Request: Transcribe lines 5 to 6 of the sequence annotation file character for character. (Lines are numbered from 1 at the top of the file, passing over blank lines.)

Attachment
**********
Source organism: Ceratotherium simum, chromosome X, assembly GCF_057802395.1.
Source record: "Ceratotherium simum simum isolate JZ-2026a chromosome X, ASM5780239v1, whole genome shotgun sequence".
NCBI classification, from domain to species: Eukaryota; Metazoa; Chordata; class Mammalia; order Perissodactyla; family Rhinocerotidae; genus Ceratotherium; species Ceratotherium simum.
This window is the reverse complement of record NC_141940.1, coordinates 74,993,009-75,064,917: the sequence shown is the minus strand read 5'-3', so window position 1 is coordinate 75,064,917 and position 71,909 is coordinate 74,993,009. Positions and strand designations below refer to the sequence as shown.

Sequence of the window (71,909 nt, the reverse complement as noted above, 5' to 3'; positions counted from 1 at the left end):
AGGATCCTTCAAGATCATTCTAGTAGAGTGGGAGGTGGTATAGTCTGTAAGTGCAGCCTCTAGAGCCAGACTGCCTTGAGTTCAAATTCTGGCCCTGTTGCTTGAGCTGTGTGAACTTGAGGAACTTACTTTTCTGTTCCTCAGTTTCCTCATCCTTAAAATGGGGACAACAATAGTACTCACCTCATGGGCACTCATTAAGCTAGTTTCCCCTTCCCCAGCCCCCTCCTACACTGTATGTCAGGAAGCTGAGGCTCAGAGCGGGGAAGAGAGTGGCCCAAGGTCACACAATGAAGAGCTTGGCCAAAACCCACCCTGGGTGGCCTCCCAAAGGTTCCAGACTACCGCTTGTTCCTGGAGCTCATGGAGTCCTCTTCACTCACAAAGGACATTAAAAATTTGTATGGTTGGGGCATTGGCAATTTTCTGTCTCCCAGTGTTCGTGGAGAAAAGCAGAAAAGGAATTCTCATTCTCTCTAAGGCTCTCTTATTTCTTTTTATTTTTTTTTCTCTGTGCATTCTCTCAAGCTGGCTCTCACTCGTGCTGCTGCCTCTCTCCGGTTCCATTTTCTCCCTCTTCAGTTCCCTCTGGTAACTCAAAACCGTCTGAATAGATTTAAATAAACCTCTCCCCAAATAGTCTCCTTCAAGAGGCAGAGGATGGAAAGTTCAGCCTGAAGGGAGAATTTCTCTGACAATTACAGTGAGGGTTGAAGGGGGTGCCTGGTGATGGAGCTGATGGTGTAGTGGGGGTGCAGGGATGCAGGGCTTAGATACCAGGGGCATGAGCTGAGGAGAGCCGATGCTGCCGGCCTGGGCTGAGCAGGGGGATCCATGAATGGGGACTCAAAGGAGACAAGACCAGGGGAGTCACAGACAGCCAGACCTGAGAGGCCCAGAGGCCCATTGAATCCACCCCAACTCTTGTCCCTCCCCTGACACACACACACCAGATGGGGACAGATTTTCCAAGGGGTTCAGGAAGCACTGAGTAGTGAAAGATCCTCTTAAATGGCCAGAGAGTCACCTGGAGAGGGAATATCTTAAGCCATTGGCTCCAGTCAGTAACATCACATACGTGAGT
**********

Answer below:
Sequence of the window (71,909 nt, the reverse complement as noted above, 5' to 3'; positions counted from 1 at the left end):
AGGATCCTTCAAGATCATTCTAGTAGAGTGGGAGGTGGTATAGTCTGTAAGTGCAGCCTCTAGAGCCAGACTGCCTTGAGTTCAAATTCTGGCCCTGTTGCTTGAGCTGTGTGAACTTGAGGAACTTACTTTTCTGTTCCTCAGTTTCCTCATCCTTAAAATGGGGACAACAATAGTACTCACCTCATGGGCACTCATTAAGCTAGTTTCCCCTTCCCCAGCCCCCTCCTACACTGTATGTCAGGAAGCTGAGGCTCAGAGCGGGGAAGAGAGTGGCCCAAGGTCACACAATGAAGAGCTTGGCCAAAACCCACCCTGGGTGGCCTCCCAAAGGTTCCAGACTACCGCTTGTTCCTGGAGCTCATGGAGTCCTCTTCACTCACAAAGGACATTAAAAATTTGTATGGTTGGGGCATTGGCAATTTTCTGTCTCCCAGTGTTCGTGGAGAAAAGCAGAAAAGGAATTCTCATTCTCTCTAAGGCTCTCTTATTTCTTTTTATTTTTTTTTCTCTGTGCATTCTCTCAAGCTGGCTCTCACTCGTGCTGCTGCCTCTCTCCGGTTCCATTTTCTCCCTCTTCAGTTCCCTCTGGTAACTCAAAACCGTCTGAATAGATTTAAATAAACCTCTCCCCAAATAGTCTCCTTCAAGAGGCAGAGGATGGAAAGTTCAGCCTGAAGGGAGAATTTCTCTGACAATTACAGTGAGGGTTGAAGGGGGTGCCTGGTGATGGAGCTGATGGTGTAGTGGGGGTGCAGGGATGCAGGGCTTAGATACCAGGGGCATGAGCTGAGGAGAGCCGATGCTGCCGGCCTGGGCTGAGCAGGGGGATCCATGAATGGGGACTCAAAGGAGACAAGACCAGGGGAGTCACAGACAGCCAGACCTGAGAGGCCCAGAGGCCCATTGAATCCACCCCAACTCTTGTCCCTCCCCTGACACACACACACCAGATGGGGACAGATTTTCCAAGGGGTTCAGGAAGCACTGAGTAGTGAAAGATCCTCTTAAATGGCCAGAGAGTCACCTGGAGAGGGAATATCTTAAGCCATTGGCTCCAGTCAGTAACATCACATACGTGAGT